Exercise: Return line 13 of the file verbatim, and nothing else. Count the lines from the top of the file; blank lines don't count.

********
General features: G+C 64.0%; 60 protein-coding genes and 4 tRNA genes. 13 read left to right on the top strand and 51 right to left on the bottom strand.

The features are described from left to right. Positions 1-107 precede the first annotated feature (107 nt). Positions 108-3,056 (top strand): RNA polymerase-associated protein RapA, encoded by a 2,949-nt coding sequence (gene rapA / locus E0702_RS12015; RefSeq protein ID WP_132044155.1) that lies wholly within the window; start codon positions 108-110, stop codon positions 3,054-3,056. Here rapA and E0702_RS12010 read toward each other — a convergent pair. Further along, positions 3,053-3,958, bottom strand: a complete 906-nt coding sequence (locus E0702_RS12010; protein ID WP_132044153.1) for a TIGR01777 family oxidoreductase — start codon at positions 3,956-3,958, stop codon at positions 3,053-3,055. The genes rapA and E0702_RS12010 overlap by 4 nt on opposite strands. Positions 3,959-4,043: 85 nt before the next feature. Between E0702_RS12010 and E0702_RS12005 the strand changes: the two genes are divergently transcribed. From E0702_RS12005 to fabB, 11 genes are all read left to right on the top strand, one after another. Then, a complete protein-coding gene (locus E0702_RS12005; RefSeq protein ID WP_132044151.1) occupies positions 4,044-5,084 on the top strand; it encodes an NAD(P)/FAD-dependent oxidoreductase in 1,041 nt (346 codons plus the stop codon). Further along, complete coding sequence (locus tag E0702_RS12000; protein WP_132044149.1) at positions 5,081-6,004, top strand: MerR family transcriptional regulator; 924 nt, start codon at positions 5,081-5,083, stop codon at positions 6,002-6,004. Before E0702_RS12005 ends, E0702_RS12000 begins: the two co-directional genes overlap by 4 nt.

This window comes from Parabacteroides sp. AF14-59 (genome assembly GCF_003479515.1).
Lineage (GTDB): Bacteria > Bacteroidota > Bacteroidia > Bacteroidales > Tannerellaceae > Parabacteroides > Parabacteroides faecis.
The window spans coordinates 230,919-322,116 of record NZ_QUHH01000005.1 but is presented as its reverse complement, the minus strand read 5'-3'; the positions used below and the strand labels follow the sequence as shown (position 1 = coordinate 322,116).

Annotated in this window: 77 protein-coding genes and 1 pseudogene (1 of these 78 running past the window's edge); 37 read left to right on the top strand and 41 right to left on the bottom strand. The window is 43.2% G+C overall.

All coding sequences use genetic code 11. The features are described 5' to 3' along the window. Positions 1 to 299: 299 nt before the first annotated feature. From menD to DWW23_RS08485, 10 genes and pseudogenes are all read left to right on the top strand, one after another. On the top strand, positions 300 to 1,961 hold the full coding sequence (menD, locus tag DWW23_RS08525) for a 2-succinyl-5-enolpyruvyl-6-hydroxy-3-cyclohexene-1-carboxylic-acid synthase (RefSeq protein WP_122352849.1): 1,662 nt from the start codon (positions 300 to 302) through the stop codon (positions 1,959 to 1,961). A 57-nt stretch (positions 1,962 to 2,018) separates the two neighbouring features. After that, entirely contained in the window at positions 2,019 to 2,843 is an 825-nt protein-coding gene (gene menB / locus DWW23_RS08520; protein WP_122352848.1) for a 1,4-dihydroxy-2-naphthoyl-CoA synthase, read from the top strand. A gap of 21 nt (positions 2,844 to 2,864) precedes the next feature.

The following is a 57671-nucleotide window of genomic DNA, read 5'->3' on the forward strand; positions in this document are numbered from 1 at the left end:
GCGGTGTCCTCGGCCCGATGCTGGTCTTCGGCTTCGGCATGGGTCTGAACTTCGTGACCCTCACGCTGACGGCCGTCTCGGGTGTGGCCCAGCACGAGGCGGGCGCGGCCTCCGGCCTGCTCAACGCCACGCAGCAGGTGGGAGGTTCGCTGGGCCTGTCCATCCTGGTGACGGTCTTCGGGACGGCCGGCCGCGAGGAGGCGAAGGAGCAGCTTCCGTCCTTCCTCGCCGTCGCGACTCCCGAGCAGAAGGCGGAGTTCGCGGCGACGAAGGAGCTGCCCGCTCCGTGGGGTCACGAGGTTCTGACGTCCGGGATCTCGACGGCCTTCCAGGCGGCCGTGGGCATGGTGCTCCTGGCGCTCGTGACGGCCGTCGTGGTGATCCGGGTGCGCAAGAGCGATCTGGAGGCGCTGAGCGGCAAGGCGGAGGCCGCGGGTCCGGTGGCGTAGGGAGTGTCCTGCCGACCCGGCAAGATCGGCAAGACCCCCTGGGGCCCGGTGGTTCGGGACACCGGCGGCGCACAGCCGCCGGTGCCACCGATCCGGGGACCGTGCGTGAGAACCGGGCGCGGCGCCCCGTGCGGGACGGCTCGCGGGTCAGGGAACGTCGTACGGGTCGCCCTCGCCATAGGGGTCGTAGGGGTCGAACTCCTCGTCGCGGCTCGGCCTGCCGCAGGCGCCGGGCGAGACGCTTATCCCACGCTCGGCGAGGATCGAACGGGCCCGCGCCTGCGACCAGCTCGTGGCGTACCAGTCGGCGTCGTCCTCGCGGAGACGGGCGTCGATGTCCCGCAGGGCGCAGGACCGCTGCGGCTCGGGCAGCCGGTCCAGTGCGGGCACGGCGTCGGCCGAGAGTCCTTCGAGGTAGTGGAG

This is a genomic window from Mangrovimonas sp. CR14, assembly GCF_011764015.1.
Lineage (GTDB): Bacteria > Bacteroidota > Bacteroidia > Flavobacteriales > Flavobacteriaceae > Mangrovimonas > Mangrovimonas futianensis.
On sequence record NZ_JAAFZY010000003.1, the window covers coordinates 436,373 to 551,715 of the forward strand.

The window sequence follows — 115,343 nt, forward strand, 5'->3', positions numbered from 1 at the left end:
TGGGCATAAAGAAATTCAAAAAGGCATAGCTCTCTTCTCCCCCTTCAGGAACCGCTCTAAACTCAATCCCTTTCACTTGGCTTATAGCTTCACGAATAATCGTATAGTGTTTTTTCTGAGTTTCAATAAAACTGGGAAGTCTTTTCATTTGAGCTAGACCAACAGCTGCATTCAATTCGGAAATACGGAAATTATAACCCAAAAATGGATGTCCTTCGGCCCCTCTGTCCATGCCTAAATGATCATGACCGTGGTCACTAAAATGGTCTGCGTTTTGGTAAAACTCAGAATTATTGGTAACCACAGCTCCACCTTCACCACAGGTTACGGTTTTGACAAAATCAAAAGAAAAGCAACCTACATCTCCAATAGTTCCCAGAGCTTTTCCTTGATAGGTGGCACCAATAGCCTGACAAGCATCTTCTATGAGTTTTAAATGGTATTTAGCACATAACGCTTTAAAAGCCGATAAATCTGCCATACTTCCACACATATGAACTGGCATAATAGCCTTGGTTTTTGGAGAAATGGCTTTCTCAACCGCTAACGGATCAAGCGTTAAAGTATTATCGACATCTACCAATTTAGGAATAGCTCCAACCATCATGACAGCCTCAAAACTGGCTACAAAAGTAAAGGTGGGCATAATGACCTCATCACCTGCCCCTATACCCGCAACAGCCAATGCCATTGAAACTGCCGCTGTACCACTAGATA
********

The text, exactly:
The window sequence follows — 115,343 nt, forward strand, 5'->3', positions numbered from 1 at the left end: